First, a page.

I backtrack and head on down to the lake. On past the CN Tower and Sugar Beach…

…and then a left turn up Sherbourne before looping round to the lane named after Tom. 

‘Longboat Avenue’ is residential and looks like a nice place but ‘Tom Longboat Lane’ is around the back.

It’s all garages and dry heat, the only sign of athleticism are 2 basketball hoops. I don’t want to read too much into this naming but I can’t help but think of a poem by Langston Hughes as I stand there in the lane. 

‘I, too, sing America.

I am the darker brother.

They send me to eat in the kitchen

When company comes,

But I laugh,

And eat well,

And grow strong.


I’ll be at the table

When company comes.

Nobody’ll dare

Say to me

‘Eat in the kitchen,’



They’ll see how beautiful I am

And be ashamed –

I, too, am America.’

Maybe one day Tom, and so many others alive and dead, will be given an equal seat at the table, somehow. For now I continue on, running up Jarvis St. It’s a wide road named after William Jarvis, a man who owned 6 slaves in what is now Toronto. Jarvis was a champion for slavery during his time as Provincial Secretary of Upper Canada, watering down legislation to allow for the practice to continue. I’m surprised we still honour him in any way but maybe it’s good that roads are named after such characters so we’re encouraged to learn more about what they did instead of forgetting and pretending such practices ‘could never happen here’.

I arrive at Massey Hall, where Tom Longboat celebrated his marriage to Lauretta Maracle, a school teacher on the Tyendinaga Reserve, on December 28th, 1908.

They’d actually got married earlier in the day elsewhere but such was Tom’s fame that there was a presentation on stage at the hall and thousands turned up to wish the couple well. Maybe the everyday Torontonians were star struck, or maybe they’re weren’t as racist as those in charge of society would’ve liked them to be. Tom had just won a big race in New York and The Toronto Star had commented that ‘It is hoped that Longboat’s success will not develop obstinacy on his part, and that he will continue to be manageable.’ I’m suprised they didn’t use the word ‘uppity’ here; perhaps that was yet to enter their vocabulary. Other papers at the time described him as a ‘lanky, raw-boned, headstrong Redskin’ who did not run, but ‘galloped’, as an animal might, and in response to complements ‘would smile as wide as a hippo and gurgle his thanks’, whilst Lou Marsh, the guy who was said to have doped Tom at the London Marathon, wrote that after a victory Tom was ‘smiling like a coon in a watermelon patch.’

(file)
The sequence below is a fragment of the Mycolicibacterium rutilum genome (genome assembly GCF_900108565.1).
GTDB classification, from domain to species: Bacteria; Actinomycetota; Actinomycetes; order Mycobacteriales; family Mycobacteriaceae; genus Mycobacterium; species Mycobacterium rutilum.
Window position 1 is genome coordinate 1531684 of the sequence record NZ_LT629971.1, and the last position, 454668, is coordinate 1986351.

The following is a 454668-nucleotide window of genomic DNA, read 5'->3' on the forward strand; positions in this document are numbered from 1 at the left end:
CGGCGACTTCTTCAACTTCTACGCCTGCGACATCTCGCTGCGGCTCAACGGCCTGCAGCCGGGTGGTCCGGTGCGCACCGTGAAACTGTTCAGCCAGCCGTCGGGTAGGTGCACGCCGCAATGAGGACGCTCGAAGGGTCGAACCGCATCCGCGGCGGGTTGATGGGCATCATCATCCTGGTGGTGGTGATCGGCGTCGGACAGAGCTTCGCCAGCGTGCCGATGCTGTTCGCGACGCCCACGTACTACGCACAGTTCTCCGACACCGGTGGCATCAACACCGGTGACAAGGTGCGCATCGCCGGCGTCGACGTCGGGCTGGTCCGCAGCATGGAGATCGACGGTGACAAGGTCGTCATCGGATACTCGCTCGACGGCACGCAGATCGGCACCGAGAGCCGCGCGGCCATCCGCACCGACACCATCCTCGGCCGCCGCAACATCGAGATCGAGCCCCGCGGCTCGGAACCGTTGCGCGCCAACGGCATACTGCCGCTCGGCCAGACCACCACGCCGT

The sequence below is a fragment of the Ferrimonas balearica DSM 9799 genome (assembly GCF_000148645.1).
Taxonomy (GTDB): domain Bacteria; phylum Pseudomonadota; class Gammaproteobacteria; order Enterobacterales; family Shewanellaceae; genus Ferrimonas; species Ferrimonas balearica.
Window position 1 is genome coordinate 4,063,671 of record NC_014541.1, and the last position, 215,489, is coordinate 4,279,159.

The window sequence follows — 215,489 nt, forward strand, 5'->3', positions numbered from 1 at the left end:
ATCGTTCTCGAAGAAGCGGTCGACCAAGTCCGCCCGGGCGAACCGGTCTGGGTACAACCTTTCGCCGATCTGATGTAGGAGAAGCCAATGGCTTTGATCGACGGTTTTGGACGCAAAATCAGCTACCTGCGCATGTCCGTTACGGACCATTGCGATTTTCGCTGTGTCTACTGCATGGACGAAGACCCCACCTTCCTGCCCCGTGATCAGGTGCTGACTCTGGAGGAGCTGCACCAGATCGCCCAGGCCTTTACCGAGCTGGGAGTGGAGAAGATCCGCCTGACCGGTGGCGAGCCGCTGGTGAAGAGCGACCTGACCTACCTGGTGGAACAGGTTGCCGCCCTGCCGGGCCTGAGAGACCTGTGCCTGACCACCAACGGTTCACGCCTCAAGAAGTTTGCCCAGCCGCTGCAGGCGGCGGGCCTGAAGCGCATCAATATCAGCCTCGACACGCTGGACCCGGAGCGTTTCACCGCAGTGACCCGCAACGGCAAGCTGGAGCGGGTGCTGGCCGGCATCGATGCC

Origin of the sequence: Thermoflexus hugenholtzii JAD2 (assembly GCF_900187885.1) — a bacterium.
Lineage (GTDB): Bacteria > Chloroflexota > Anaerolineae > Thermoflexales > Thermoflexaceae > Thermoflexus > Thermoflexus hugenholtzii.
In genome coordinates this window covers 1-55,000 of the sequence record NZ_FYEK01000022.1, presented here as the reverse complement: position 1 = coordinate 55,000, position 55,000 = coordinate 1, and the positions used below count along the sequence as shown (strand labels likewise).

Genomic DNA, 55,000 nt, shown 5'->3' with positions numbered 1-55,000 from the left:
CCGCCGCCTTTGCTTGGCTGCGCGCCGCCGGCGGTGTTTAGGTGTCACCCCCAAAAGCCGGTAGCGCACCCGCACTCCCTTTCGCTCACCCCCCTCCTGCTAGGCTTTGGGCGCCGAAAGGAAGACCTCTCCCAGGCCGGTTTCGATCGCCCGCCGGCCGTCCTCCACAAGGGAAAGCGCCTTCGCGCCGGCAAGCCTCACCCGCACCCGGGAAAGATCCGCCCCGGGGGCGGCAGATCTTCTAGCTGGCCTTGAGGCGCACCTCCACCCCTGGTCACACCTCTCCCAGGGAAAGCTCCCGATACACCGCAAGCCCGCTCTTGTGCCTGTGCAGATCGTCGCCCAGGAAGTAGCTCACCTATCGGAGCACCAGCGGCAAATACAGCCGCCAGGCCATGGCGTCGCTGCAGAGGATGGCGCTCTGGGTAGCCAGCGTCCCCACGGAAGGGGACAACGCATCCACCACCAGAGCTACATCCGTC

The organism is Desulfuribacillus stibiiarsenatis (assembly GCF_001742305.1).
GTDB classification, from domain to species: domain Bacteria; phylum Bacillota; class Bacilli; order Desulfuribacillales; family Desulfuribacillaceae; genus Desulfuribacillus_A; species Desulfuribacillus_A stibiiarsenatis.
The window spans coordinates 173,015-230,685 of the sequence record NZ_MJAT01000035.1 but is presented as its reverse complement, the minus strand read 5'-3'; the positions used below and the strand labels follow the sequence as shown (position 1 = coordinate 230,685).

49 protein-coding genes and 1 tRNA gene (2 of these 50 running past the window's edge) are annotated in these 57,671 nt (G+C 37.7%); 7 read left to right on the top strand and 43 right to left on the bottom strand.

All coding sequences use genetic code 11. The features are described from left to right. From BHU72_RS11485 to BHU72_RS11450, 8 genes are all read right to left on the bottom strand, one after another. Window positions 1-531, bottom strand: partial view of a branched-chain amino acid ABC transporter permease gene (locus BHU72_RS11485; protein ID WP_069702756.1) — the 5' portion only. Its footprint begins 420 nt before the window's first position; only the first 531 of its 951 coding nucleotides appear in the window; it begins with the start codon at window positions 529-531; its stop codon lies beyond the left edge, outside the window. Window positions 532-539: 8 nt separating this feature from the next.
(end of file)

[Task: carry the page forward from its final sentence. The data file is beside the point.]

In the eyes of the white press, Tom was an animal in need of containing. When he got married The Globe wrote, with the usual casual racism, that the new bride ‘does not like to talk of feathers, war paint or other Indian paraphernalia…If anyone can make a reliable man…of that elusive human being, it will be his wife.’

Later Tom was to marry again (Lauretta had remarried after Tom had been reported dead in France) and had four children. In the words of the Maclean’s article written after his death, ‘he took another squaw.’

I run on through the city centre, past 57 Simcoe Street where Tom had lived at the Grand Central Hotel during his early years in Toronto. The hotel is long gone now, replaced by a shield of shiny glass.

Then I have a straight haul along Wellington and up onto Dovercourt, where I pause to view the YMCA, which still looks the same on the outside as when Tom had trained on the wooden indoor track before the Boston Marathon. 

It was here, in March 1907, that a thousand spectators lined Dovercourt Rd to watch as Tom set a new record on the YMCA’s 2.5 mile course, which served as a warm-up for his triumph in the Boston Marathon one month later. I can’t find any record of the exact course but the distance from Queen St straight up Dovercourt to Bloor and back is 2.5 miles, so I’m guessing that could be it. 

I’m tired – I’ve just done 14 miles in midday heat – so I decide to run halfway up Dovercourt before turning on College and heading home. I’ll return in a day or 2 to run the full 2.5 mile course when I’ve more energy to do the occasion justice. I raise my game and increase pace, moving easily as you do when you know it’s the final push. I imagine the crowds that lined this street in 1907, cheering Tom on. I think I can understand a little more about the man now. Running can give us an avenue when all others are closed, of course, but this is just my (white, working class, western) perspective. As I increase my pace I dig further, is there anything more I can discern here?